The Gospel for All: Seeing Jesus in Deaf Ministry

By January 2, 2020

USA (MNN) – One Christmas miracle is that God became human. He knew our pains and our struggles. He ate, drank, and understood our emotions.

We read about the incarnation in Scripture and identify with the excitement felt by the shepherds who heard good news of great joy. However, there are many Deaf who struggle to understand how the God who speaks relates to them.

A God Who Understands Sign Language

Marisa Sorenson, International Communication Coordinator for DOOR International, explains that for Deaf people, the Gospel can seem far off. Growing up, other Deaf people would express to Sorenson that they didn’t see God as being for the Deaf.

“They would say, Oh, yeah, well, God is hearing he doesn’t understand sign language. He’s just in churches for hearing people,” Sorenson says. “And I think because of that a lot of Deaf people, you know, they see deaf or hearing individuals as using their voice to pray. They use their voice to preach. They see a Bible that’s in a written language that represents a spoken language that is hearing, right? So, they assume that God doesn’t understand sign language.”

(Image courtesy of DOOR International)

However, Sorenson notes that this is changing in the US as well as in the global Church. Increasingly people are becoming aware of the need for Deaf ministries in both secular and religious areas.

Increasing Deaf Ministry

There are special visits for children with a Santa Claus who understands American Sign Language (ASL). There are colleges and universities offering degree programs in ASL. ASL is offered as an world language available for study. The advancements are encouraging, but perhaps most crucial are increased representation and awareness within the Church.

One example of this is at Finishing the Task 2019. This conference in early December was met with increased enthusiasm by the deaf community. Attendance was up from three people in 2018 to about 50 in 2019.

Sorenson says, “It’s very exciting. It’s a huge movement that’s starting here at Finishing the Task really. Where people, and when I say people I mean leaders, at Finishing the Task were starting to realize the need for Deaf people groups. They’re starting to realize the need to reach these Deaf individuals, to have Bibles in their sign language, to have church planting happen for Deaf worldwide.”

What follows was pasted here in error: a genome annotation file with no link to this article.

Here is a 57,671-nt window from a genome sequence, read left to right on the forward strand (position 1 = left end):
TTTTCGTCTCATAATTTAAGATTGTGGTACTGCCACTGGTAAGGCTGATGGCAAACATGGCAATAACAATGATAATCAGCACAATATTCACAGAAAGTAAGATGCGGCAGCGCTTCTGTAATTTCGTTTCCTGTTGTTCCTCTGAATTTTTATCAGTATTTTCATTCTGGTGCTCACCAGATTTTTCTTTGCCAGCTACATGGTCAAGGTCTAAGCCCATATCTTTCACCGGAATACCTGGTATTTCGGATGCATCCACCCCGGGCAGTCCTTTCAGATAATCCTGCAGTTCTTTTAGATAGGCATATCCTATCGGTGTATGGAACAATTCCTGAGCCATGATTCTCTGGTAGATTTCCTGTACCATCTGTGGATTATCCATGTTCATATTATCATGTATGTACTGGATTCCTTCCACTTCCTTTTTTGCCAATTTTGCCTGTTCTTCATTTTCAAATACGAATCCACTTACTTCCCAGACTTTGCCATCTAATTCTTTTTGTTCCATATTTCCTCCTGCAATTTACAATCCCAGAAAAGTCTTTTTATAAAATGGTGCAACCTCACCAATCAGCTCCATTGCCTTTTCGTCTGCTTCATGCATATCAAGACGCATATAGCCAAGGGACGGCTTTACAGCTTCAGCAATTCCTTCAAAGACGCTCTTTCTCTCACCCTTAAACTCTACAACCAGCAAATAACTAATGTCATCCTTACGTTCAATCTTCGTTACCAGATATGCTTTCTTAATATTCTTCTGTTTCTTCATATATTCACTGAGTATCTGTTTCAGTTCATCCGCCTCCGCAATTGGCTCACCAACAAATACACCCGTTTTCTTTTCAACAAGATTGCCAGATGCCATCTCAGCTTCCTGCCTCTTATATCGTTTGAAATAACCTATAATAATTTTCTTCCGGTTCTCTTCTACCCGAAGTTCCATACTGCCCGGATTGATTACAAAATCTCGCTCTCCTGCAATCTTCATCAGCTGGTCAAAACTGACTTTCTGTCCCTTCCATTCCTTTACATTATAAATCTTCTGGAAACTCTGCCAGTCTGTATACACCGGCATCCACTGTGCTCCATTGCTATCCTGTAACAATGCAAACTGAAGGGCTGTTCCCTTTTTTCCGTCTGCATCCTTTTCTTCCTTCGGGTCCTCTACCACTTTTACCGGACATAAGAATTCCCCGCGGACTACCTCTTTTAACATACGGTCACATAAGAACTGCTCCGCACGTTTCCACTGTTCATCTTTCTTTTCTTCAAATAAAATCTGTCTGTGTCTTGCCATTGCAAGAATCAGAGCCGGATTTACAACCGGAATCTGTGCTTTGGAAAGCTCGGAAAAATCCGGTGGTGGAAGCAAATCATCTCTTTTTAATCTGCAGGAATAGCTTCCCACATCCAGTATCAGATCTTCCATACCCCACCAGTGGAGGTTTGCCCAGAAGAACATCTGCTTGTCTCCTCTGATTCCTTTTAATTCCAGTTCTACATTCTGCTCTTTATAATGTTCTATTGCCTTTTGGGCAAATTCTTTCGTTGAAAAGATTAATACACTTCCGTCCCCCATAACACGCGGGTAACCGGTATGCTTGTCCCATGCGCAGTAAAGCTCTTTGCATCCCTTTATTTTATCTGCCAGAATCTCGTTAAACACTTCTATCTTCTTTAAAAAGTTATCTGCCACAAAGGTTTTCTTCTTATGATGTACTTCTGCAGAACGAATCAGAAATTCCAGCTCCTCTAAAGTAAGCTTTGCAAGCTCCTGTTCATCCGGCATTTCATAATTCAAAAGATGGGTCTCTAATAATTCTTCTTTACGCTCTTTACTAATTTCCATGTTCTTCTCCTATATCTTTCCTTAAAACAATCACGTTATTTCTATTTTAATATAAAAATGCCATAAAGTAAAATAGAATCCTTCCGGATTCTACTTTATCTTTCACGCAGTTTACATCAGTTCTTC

(Image courtesy of DOOR International)

‘God Knows My Language’

One way leaders are able to reach Deaf individuals is through new technologies like video. Now people can record sign language and provide those videos through phones or video chats. This creates new opportunities for bringing the Bible to Deaf communities in ways they can really understand.

Sorenson says, “And so it’s a slow change in mindset to see especially a Bible in sign language. You know Deaf see this and encounter the Word in a different way and they realize, ‘Oh, God knows my language.’ This changes everything for me. It changes everything for Deaf people.”

Just as people who don’t have Scripture written in their language need God’s Word, Deaf people need the Bible. They are dearly loved by God and need someone to bring them the Gospel in a way they can understand.

Partner with DOOR

Sorenson encourages the Church to continue the work of DOOR and other organizations to reach Deaf people.

“We want hearing people to partner with us. We want these people to come alongside us because you know, there’s obviously a lot more hearing than there are Deaf in the world and we need them. Partnership is so crucial. Many different things prayer, I’d say first, always. Also help and come find us. Ask us how you can come alongside us and help. Find other Deaf people and ask them how, you know, you can be of service. It’s so important.”

Learn more about DOOR’s work here. Join the work of DOOR financially here.



Header image courtesy of DOOR International.

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